UK tech change: we’re doing the same – just in different ways

This is a cross post of an article I wrote recently for the BBC College of Journalism’s blog.

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The past decade has seen massive changes in the UK’s communications market. We’ve seen the launch of Freeview, Sky+ and the iPhone, as well as new services like the BBC iPlayer, YouTube and Facebook. Many of these are now mass-market technologies and services.

At the same time, the dial-up, landline-only, analogue four/five-channel TV home has become virtually moribund.

Certain technologies are now so ubiquitous that we forget how new they actually are. None of the above examples have yet to celebrate their tenth birthday, and several have only recently celebrated their fifth.

It’s hard to remember that ten years ago ownership of a mobile phone, multichannel digital TV and a domestic internet connection was far from the norm for most households. By 2011, that’s no longer the case.

The chart below illustrates these changes, showing the take up of communications services between 2000 and 2011. As you can see, the growth curves are pretty steep:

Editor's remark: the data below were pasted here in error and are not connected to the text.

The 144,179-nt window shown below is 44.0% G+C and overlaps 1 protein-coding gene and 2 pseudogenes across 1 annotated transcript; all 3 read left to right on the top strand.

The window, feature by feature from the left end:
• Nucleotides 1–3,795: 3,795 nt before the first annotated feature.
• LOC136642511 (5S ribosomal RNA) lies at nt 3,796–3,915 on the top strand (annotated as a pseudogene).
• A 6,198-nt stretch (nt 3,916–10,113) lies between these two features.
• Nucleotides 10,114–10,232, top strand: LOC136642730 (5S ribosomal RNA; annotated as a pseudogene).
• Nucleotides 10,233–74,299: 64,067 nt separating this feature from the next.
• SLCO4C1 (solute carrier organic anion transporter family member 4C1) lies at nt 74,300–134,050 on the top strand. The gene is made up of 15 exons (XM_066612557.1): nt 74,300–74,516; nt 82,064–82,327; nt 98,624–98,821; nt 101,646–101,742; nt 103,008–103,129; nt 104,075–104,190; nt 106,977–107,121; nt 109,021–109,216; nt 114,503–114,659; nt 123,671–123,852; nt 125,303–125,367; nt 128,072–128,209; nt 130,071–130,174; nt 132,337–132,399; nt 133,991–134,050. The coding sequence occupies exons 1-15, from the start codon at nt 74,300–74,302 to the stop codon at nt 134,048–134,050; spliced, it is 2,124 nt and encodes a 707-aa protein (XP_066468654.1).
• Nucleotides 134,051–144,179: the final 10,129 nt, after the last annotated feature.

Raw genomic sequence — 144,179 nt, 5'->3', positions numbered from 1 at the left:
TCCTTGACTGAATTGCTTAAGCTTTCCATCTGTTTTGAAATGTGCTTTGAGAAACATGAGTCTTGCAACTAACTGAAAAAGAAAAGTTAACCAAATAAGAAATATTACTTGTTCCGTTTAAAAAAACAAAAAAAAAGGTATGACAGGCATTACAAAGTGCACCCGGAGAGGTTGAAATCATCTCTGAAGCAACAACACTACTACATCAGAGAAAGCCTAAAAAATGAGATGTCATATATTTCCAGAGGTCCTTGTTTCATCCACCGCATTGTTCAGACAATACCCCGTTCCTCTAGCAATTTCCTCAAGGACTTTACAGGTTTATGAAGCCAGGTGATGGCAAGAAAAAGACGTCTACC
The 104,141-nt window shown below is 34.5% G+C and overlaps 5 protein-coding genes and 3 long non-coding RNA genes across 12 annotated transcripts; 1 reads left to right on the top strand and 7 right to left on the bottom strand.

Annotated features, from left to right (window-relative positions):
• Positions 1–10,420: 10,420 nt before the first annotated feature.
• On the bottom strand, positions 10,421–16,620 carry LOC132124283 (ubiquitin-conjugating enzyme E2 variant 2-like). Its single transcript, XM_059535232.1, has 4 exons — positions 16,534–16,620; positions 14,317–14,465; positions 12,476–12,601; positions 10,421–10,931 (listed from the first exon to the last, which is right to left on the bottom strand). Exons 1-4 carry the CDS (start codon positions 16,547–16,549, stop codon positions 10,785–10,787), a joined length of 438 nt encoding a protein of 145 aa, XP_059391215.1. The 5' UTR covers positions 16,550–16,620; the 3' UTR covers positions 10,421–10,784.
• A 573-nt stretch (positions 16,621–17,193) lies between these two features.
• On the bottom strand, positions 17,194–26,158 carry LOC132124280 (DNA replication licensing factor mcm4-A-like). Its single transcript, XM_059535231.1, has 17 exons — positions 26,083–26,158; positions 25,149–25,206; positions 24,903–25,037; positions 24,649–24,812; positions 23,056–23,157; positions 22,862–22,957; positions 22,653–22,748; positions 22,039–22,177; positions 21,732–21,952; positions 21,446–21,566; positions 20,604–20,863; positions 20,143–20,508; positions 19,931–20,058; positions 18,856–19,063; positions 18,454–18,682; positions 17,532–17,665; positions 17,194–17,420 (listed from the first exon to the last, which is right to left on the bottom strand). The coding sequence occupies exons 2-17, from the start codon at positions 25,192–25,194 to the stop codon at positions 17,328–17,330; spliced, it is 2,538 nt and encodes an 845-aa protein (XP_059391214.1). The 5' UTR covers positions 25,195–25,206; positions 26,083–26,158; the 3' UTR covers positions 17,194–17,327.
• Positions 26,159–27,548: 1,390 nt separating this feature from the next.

Ofcom/Oftel survey research

Source: Ofcom/Oftel survey research.

But, despite massive change, the size of the industry – if you take revenue as your yardstick – has remained relatively stable. Total annual communications industry revenues in 2010 were £53.4 billion, remarkably similar to the (inflation adjusted) revenues of £54.3 billion in 2000. Moreover, traditional industries like TV and radio have seen consumption remain relatively stable, even if there has been a proliferation of the methods by which we consume this media.

Perhaps not surprisingly, telephony-based services have seen the biggest changes. From the advent of 3G to the demise of dial-up internet, faster speeds and a greater choice of mobile and fixed providers, this is an area which has seen a massive increase in consumption.

Much of this has been driven by mobile, but it’s worth noting that in the UK fixed telephony still remains the main method of making and receiving calls for just over half of the UK population (53% when calls made from a fixed-line phone at work are included).

And while mobile voice minutes increased by around 350% between 2000 and 2010, we still – but only just – make more fixed voicecalls (i.e. from a landline) than we do from a mobile. No doubt it won’t be long before that is reversed.

What all of this shows therefore is that, despite massive technological change, we’re broadly doing what we did before – just doing it in different ways.

Whether we’ll be saying the same thing in ten years time is of course another matter. Until then, here’s a final chart which shows the story of the past decade as the UK became truly digital:

Ofcom research 2000-10

Source: Ofcom research 2000-10.

As LP Hartley says in the opening to The Go-Between: “The past is a foreign country: they do things differently there”. We did indeed.

Damian Radcliffe is Manager, Nations and Communities, at Ofcom. He is writing here in a personal capacity.

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